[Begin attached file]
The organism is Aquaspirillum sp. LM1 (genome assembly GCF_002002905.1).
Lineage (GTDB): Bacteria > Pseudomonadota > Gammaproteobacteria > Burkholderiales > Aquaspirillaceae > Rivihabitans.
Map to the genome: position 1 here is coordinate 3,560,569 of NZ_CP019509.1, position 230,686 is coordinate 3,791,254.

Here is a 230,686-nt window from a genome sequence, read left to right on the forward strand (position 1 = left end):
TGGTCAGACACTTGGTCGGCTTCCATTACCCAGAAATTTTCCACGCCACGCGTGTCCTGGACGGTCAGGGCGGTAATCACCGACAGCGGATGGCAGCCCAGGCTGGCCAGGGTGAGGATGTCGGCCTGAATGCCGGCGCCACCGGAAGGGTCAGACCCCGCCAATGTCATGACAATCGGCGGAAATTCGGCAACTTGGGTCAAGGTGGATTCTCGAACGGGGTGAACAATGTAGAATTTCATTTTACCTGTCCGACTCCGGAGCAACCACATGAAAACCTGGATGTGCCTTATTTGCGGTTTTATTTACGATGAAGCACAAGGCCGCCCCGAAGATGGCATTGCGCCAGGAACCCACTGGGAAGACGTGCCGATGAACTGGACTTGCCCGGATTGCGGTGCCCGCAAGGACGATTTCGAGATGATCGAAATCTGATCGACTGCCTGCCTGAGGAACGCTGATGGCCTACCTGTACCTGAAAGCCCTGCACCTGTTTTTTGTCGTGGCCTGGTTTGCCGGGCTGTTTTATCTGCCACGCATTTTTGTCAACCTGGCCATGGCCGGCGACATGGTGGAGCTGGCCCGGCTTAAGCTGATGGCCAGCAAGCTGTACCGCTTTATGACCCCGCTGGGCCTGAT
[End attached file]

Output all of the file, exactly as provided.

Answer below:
The organism is Aquaspirillum sp. LM1 (genome assembly GCF_002002905.1).
Lineage (GTDB): Bacteria > Pseudomonadota > Gammaproteobacteria > Burkholderiales > Aquaspirillaceae > Rivihabitans.
Map to the genome: position 1 here is coordinate 3,560,569 of NZ_CP019509.1, position 230,686 is coordinate 3,791,254.

Here is a 230,686-nt window from a genome sequence, read left to right on the forward strand (position 1 = left end):
TGGTCAGACACTTGGTCGGCTTCCATTACCCAGAAATTTTCCACGCCACGCGTGTCCTGGACGGTCAGGGCGGTAATCACCGACAGCGGATGGCAGCCCAGGCTGGCCAGGGTGAGGATGTCGGCCTGAATGCCGGCGCCACCGGAAGGGTCAGACCCCGCCAATGTCATGACAATCGGCGGAAATTCGGCAACTTGGGTCAAGGTGGATTCTCGAACGGGGTGAACAATGTAGAATTTCATTTTACCTGTCCGACTCCGGAGCAACCACATGAAAACCTGGATGTGCCTTATTTGCGGTTTTATTTACGATGAAGCACAAGGCCGCCCCGAAGATGGCATTGCGCCAGGAACCCACTGGGAAGACGTGCCGATGAACTGGACTTGCCCGGATTGCGGTGCCCGCAAGGACGATTTCGAGATGATCGAAATCTGATCGACTGCCTGCCTGAGGAACGCTGATGGCCTACCTGTACCTGAAAGCCCTGCACCTGTTTTTTGTCGTGGCCTGGTTTGCCGGGCTGTTTTATCTGCCACGCATTTTTGTCAACCTGGCCATGGCCGGCGACATGGTGGAGCTGGCCCGGCTTAAGCTGATGGCCAGCAAGCTGTACCGCTTTATGACCCCGCTGGGCCTGAT